Emu Valley Newsletter – February 2022

  • Date: 23rd March 2022
  • author: Maurie Kupsch


Early in its life this plant was known as R. phaedropum but has now become a subspecies of R. neriiflorum. This ssp. differs from R. neriiflorum in the variety of flower colour and usually longer leaves.

The plant was discovered by Farrer in May 1920 north-east Myanmar (Upper Burma.) Later it was found by him and other plant hunters growing in south Tibet, on the Myanmar-Tibet border, Assam and in Bhutan growing in mixed forests, alpine woodland and in thickets on cliffs. It was introduced by Kingdon-Ward in 1922 and two forms are in cultivation, one with very narrow lanceolate leaves, the other with large broad oblong or oblanceolate leaves.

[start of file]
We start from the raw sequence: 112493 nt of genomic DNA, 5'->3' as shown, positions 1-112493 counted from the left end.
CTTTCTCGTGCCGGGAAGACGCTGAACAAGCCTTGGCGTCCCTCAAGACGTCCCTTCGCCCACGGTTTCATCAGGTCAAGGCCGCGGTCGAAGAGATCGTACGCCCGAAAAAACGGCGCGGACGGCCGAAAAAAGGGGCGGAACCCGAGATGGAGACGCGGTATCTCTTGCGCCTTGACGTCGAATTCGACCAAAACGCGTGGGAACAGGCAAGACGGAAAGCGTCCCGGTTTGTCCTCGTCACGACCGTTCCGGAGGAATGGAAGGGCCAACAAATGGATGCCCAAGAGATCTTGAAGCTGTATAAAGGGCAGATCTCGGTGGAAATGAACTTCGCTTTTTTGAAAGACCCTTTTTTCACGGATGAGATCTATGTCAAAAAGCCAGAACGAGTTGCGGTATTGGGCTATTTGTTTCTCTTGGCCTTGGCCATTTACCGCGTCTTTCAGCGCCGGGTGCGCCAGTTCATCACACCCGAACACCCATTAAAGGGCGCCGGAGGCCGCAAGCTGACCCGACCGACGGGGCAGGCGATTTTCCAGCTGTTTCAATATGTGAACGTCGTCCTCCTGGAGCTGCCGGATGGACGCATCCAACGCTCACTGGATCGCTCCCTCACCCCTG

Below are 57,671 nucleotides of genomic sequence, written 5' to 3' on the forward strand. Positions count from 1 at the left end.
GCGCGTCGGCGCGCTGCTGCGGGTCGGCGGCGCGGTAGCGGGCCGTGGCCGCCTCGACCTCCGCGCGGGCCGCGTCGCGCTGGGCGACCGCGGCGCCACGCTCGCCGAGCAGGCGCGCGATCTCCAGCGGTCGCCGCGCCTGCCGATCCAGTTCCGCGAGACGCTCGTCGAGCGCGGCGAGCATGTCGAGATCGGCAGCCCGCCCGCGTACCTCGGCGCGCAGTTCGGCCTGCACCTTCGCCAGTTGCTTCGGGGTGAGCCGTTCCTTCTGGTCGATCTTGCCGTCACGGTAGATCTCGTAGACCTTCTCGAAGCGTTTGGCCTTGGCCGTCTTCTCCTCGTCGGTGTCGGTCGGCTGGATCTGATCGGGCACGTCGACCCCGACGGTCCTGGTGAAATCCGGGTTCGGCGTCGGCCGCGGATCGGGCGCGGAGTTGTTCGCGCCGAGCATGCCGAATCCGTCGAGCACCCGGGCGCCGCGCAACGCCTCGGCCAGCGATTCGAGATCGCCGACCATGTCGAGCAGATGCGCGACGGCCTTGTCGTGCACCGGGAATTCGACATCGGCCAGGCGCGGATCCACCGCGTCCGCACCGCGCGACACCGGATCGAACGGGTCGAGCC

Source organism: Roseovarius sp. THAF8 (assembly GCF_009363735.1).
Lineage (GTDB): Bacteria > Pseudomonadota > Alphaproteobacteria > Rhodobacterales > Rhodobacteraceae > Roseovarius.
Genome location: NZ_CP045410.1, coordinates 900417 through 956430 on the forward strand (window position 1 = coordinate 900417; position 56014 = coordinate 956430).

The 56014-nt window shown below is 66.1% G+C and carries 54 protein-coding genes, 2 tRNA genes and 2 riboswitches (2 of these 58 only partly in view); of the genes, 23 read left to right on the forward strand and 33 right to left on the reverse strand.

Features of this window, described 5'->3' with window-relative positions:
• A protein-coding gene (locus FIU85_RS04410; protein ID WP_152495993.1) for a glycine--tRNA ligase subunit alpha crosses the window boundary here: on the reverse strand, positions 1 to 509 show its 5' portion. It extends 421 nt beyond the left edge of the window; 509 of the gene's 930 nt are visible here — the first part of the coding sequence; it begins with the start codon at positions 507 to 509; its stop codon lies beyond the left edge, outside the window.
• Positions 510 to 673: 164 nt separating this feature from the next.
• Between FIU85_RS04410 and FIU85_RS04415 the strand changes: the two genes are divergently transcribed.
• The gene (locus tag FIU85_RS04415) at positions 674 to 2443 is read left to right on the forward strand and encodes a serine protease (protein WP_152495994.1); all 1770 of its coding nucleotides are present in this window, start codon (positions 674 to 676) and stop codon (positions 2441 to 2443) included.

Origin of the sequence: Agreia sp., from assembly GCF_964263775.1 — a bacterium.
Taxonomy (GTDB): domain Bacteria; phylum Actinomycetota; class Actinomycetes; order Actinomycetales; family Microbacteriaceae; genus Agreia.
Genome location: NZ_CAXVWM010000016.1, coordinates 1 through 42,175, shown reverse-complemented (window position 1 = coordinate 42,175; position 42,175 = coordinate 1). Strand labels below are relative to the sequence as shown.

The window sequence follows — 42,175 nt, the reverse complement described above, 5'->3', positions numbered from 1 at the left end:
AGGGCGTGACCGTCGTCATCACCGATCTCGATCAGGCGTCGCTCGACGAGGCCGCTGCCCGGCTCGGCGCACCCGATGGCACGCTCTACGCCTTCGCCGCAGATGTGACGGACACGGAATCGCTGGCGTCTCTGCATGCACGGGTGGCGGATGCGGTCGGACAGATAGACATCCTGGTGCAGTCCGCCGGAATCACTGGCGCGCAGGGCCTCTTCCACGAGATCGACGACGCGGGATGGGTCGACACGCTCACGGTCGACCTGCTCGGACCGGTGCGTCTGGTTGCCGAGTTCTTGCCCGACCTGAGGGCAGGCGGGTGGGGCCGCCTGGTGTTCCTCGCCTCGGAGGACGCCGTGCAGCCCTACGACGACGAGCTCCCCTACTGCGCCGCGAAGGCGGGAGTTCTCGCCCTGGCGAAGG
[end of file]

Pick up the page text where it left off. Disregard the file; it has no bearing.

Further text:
Our plants at Emu Valley are the first form with crimson tubular-campanulate flowers, but the flowers of ssp. phaedropum can be either crimson, scarlet, salmon-rose, tawny- orange or straw-yellow. These plants can be seen growing in our Tibet area, and in Bhutan and Assam along the Noel Sullivan Walk in late October early November.

To read what is happening at Emu Valley please download the newsletter.

Latest Newsletters
Saturday 23rd April 10am -3pm, Emu Valley Rhododendron Gardens, 55 Breffney Rd, Romaine, Tasmania